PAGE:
Representative Tulsi Gabbard of Hawaii listens to testimony from Thae Yong Ho, former chief of mission at the North Korean embassy in the United Kingdom, during a House foreign affairs committee hearing on November 1, 2017. Anti-war politicians like Gabbard have supported President Donald Trump's efforts to limit U.S. intervention abroad but have condemned his attempts to expand it. Drew Angerer/Getty Images

At least one presidential hopeful has also weighed in against Trump. Representative Tulsi Gabbard of Hawaii has been outspoken in her criticism of U.S. adventurism across the globe, especially in Syria, where she traveled to meet Syrian President Bashar al-Assad in 2017. Washington and its allies have accused the Syrian leader of war crimes, including the use of internationally banned chemical weapons against civilians and the U.S. sponsored insurgents attempting to overthrow him following a 2011 rebel and jihadi uprising against his rule.

Gabbard, Khanna and Omar have tacitly backed Trump's decision to pull troops out of Syria, whose government considers the U.S. military presence illegal. They have also supported Trump's calls for a diplomatic solution with North Korea as the U.S. conducted an unprecedented peace process with the nuclear-armed state. But Gabbard pointed out what she felt to be hypocrisy in the administration's approach to Venezuela.

"In the morning, Trump promises Kim of North Korea, 'We won't wage regime-change war against you.' In the evening, Kim watches Trump carrying out regime-change in Venezuela. Kim looks at our actions, not empty promises," Gabbard tweeted. "The United States needs to stay out of Venezuela. Let the Venezuelan people determine their future. We don't want other countries to choose our leaders—so we have to stop trying to choose theirs."

Vermont Senator Bernie Sanders, an independent and self-proclaimed democratic socialist, argued that Maduro's government "has been waging a violent crackdown on Venezuelan civil society, violated the constitution by dissolving the National Assembly and was re-elected last year in an election that many observers said was fraudulent."

He also noted that "the economy is a disaster" and said the U.S. "should support the rule of law, fair elections and self-determination for the Venezuelan people" as well as "condemn the use of violence against unarmed protesters and the suppression of dissent."

Still, he maintained that the U.S. "must learn the lessons of the past and not be in the business of regime change or supporting coups—as we have in Chile, Guatemala, Brazil, and the Dominican Republic." He added, "The United States has a long history of inappropriately intervening in Latin American countries; we must not go down that road again."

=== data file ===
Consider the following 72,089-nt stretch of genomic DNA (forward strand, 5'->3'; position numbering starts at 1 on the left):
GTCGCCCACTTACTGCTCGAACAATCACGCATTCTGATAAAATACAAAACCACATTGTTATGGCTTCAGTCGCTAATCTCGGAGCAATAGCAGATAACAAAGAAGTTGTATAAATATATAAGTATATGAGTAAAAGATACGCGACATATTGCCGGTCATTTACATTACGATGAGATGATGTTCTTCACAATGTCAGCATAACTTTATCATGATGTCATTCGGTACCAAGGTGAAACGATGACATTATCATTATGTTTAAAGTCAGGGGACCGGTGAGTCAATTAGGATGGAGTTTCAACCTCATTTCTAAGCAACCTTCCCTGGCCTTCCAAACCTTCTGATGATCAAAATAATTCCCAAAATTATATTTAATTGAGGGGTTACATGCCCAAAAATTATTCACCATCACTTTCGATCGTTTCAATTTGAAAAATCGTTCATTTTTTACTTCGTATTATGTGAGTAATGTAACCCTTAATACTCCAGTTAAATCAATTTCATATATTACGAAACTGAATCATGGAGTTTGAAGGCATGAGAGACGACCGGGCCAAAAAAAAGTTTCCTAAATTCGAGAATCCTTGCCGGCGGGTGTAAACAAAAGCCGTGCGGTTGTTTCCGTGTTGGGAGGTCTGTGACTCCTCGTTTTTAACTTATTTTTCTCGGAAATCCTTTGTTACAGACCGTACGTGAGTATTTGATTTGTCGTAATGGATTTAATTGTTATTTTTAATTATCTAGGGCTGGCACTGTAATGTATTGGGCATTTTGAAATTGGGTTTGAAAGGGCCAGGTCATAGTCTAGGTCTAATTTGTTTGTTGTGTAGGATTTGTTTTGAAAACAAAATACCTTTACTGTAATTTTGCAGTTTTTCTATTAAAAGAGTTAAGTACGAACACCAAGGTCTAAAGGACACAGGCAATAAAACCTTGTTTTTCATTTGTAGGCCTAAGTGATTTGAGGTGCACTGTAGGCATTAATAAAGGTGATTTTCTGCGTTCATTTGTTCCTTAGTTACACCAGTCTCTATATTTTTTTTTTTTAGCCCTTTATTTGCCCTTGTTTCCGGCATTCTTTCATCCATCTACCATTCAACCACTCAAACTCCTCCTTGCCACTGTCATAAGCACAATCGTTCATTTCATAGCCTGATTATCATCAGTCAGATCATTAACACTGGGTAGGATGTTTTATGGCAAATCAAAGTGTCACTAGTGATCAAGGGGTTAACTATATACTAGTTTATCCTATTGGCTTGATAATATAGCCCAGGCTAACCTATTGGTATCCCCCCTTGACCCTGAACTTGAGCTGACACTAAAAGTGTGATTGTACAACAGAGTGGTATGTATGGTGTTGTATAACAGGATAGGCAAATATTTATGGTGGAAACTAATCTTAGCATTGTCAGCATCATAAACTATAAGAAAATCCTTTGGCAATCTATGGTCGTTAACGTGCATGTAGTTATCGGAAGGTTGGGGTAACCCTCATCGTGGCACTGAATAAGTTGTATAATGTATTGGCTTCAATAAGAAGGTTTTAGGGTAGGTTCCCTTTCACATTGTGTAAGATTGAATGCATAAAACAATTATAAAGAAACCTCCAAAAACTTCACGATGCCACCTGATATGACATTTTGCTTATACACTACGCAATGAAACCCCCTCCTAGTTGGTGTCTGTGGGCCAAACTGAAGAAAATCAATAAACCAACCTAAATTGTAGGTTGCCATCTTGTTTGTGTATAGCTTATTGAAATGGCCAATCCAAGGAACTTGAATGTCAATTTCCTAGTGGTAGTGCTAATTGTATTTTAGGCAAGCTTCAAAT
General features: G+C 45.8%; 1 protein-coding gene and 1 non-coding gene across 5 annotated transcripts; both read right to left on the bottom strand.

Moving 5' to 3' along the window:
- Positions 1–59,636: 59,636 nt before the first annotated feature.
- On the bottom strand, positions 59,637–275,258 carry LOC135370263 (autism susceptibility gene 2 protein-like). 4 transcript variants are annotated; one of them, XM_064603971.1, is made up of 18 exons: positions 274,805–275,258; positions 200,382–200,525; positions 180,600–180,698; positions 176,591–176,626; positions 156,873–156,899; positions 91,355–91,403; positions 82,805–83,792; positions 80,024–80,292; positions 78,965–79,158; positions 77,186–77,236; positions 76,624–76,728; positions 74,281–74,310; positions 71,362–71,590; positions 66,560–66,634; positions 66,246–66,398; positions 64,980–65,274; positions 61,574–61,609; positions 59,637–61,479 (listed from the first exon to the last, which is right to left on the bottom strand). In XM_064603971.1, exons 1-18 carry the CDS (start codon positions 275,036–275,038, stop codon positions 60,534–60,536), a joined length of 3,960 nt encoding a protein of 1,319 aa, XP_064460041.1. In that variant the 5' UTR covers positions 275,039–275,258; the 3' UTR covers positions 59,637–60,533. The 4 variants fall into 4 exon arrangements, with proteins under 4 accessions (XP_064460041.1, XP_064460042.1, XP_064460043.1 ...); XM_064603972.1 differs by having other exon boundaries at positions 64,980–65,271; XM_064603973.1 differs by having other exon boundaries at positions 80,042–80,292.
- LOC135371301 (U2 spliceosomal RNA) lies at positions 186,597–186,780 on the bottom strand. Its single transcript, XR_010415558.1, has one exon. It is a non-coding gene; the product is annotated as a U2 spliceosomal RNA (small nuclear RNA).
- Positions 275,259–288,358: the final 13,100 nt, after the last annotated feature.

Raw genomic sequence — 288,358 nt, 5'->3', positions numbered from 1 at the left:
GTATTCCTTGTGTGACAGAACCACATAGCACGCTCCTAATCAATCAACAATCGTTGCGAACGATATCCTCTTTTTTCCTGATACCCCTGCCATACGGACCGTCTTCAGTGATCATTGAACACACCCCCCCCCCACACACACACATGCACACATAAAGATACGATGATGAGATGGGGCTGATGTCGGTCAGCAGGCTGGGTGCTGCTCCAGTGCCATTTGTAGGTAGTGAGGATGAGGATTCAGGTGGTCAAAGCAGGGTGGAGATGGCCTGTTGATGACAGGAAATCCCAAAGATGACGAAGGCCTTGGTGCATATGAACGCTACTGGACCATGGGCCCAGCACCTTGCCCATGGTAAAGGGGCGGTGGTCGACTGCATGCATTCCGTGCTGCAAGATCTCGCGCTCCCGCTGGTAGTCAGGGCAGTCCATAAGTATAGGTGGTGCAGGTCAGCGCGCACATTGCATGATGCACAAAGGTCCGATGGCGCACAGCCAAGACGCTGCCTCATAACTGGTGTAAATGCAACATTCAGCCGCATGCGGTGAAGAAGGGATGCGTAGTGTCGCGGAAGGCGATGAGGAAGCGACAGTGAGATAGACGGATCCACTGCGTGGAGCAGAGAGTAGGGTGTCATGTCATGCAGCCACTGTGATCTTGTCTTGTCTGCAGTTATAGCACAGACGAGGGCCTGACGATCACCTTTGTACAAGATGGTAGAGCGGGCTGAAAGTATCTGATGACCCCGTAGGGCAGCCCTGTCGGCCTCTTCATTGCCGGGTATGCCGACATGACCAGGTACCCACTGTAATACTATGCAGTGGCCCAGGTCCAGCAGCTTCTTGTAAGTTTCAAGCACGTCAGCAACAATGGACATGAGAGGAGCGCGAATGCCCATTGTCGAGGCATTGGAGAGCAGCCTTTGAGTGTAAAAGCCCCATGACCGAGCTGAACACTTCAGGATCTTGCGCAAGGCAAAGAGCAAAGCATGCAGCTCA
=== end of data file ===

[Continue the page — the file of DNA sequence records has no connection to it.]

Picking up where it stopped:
Venezuela's National Assembly head Juan Guaidó, left, and President Nicolás Maduro. On January 23, Guaidó declared himself the country's "acting president" on the anniversary of a 1958 uprising that overthrew a military dictatorship. YURI CORTEZ/FEDERICO PARRA/AFP/Getty Images

Fellow democratic socialists Michigan Representative Rashida Tlaib, also one of the first two Muslims voted into Congress in November, and New York Representative Alexandra Ocasio-Cortez have not yet publicly commented on the issue. But the Democratic Socialists of America (DSA), of which they were both members, did comment in a lengthy, deeply critical statement.

"We call upon the US government to immediately cease and desist all attempts to intervene in the internal politics of Venezuela and break with its shameful legacy of imperial control in the region," the organization wrote. "Further, we call upon DSA chapters and DSA-supported political representatives to mobilize in this particularly critical moment around a campaign of solidarity with the Venezuelan people, aimed specifically at reversing the US government's disastrous and counterproductive sanctions against Venezuela."

Many Republicans have voiced support for Trump's actions on Venezuela, while Democratic reactions have widely ranged from mixed to muted. House Speaker Nancy Pelosi tweeted Thursday that "America stands by the people of #Venezuela as they rise up against authoritarian rule and demand respect for human rights and democracy."

The Venezuela crisis has also polarized the international community, with U.S. allies like Canada and the U.K., along with Argentina, Brazil, Chile, Colombia and Peru, recognizing Guaidó. Meanwhile, longtime critics of Washington's foreign policy, such as Bolivia, Cuba and Nicaragua as well as China, Iran, Russia, Syria and Turkey, have come out in support of Maduro.

Editor's Picks

Newsweek cover
  • Newsweek magazine delivered to your door
  • Unlimited access to
  • Ad free experience
  • iOS and Android app access
  • All newsletters + podcasts
Newsweek cover
  • Unlimited access to
  • Ad free experience
  • iOS and Android app access
  • All newsletters + podcasts